Monday, 28 December 2009

The Christmas roast

Now that you know the background of my quest for a Christmas roast rib of beef, here's the final product and the recipe to go with it:



Ingredients (serves 8, with leftovers)
  • 3.4 kg rib of beef (4 ribs, french-trimmed)
  • 2 red onions, thickly sliced
  • 6 cloves of garlic, skin-on
  • Flaky sea salt (I use Maldon)
  • Freshly ground black pepper
  • 1 tbsp all-purpose flour
  • 300 ml beef stock (fresh or made from concentrate)
  • 300 ml red wine
Method
  1. Preheat your oven to 220C regular or 200C fan.
  2. Generously season your meat all over with salt and pepper and use your hands to rub it into the flesh and fat.
  3. Heat a large pan on the stove (or you can use your roasting tin if suitable) and sear the meat on all sides until browned (about a minute on each side). This helps to protect the juices during roasting.
  4. Make a bed of garlic and onions in the roasting tin, then transfer the meat to sit on top
  5. Put in the oven (mid-level will do) and leave for about 30 minutes, then reduce heat to 160C regular or 140C fan. For a medium-rare finish calculate a total roasting time of 15 minutes per 450g, so in our case roast for another 85 minutes. Alternatively, you could use a meat thermometer. Insert it into the thickest part of the meat and away from bones and fat. For medium-rare the temperature should read about 63C and for medium about 71C.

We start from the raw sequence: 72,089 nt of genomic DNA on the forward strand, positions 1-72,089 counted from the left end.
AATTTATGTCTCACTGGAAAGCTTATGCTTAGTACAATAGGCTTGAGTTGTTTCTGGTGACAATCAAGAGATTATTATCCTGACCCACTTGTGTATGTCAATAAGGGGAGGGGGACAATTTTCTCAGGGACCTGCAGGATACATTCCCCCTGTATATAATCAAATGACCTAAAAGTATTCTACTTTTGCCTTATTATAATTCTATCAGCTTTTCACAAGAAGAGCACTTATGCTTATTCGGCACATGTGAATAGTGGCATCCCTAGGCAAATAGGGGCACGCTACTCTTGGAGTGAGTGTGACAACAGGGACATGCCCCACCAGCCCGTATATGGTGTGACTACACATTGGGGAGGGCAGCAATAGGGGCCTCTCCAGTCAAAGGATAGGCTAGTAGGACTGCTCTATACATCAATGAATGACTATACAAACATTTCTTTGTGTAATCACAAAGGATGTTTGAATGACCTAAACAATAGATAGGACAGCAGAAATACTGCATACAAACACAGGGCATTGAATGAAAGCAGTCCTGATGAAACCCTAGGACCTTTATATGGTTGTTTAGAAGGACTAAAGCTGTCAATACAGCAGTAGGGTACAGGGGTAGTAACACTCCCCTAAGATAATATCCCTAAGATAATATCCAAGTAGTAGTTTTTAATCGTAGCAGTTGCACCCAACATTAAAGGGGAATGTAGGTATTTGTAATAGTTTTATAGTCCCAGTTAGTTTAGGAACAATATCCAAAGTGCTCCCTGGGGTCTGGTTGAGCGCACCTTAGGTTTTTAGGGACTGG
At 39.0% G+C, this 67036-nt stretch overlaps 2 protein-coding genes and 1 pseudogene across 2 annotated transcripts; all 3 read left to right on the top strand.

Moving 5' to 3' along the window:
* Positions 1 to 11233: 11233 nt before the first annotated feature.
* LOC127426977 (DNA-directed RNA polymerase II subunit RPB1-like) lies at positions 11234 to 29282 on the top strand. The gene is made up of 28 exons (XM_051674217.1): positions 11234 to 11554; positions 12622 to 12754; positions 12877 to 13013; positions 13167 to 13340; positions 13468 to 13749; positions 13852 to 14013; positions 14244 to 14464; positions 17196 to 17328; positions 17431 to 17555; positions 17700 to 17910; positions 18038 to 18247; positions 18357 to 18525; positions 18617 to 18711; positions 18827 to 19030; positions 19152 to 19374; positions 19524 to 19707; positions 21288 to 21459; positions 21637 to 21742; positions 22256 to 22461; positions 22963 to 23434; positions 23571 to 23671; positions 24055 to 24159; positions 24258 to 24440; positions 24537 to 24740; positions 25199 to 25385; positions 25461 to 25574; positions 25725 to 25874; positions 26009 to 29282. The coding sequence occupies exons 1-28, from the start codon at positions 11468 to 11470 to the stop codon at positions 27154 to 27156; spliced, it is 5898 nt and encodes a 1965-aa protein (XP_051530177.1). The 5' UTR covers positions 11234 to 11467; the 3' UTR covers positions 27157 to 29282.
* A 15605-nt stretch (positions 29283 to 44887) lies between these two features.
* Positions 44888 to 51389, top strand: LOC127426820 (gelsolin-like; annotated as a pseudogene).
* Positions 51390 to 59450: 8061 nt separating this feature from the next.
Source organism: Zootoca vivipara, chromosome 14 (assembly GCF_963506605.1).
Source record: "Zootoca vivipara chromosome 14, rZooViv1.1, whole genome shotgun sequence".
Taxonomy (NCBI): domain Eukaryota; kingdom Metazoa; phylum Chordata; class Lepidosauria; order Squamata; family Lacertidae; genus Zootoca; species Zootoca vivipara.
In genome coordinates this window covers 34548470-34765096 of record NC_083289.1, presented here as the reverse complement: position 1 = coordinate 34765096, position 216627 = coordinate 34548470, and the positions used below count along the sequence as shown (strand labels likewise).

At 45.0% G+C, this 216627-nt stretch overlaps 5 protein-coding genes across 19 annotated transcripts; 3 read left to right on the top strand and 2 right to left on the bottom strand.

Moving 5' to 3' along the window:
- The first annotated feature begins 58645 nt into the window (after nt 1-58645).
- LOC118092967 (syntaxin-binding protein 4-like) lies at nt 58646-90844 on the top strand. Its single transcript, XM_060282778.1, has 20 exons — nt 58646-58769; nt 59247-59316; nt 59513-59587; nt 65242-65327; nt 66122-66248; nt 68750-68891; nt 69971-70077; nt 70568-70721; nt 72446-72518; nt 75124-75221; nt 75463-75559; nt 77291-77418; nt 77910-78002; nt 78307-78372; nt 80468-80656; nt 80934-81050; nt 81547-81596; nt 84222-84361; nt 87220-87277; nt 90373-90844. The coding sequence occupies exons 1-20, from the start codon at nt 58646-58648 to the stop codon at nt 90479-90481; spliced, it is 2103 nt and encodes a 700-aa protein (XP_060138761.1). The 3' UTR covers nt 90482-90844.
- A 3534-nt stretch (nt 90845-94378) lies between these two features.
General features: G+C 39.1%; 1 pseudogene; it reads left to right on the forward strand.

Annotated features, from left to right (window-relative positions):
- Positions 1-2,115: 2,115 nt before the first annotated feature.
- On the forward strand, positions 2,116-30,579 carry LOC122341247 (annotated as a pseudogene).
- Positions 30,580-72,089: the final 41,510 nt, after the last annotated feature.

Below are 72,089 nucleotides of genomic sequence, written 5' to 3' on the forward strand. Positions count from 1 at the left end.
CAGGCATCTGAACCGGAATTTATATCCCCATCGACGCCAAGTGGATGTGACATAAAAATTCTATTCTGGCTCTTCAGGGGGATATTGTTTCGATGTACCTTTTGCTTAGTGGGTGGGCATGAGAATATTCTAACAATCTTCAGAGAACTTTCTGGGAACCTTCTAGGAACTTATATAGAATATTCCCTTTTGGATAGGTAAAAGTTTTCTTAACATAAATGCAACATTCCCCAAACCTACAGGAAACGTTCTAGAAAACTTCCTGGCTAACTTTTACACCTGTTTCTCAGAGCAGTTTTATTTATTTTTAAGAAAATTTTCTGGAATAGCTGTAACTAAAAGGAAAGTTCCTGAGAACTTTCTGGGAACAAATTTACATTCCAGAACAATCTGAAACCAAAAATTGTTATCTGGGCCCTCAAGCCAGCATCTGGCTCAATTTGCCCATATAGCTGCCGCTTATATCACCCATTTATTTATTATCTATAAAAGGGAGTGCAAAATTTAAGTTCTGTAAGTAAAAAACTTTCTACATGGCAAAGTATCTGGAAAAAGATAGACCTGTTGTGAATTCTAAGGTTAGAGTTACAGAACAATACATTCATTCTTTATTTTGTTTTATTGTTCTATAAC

6. Take meat out of the oven, transfer it to a serving plate and cover it with foil. Leave it to rest for 30-40 minutes. 
For the gravy
  1. Use a spoon to remove any excess fat from the roasting tin. You may want to keep the fat to use instead of sunflower oil to make Yorkies with a hint of roast-flavoring.
  2. Mash onion and garlic with a fork or a potato masher.
  3. Put the roasting tin on the stove, sprinkle in the flour and mix well.
  4. Pour in the red wine and beef stock and simmer until everything is thickened and reduced by half.
  5. Strain into a serving jug. When you uncover the meat to start carving you can add any juices to the gravy for an additional meat flavors.
We served our roast with a side of Yorkshire puddings and a mixture of carrots and parsnips roasted with grainy mustard and maple syrup. 

A tip for easier carving:  slice the bones away from the meat first, it's less impressive on the serving plate but a lot easier to carve individual and thin slices.





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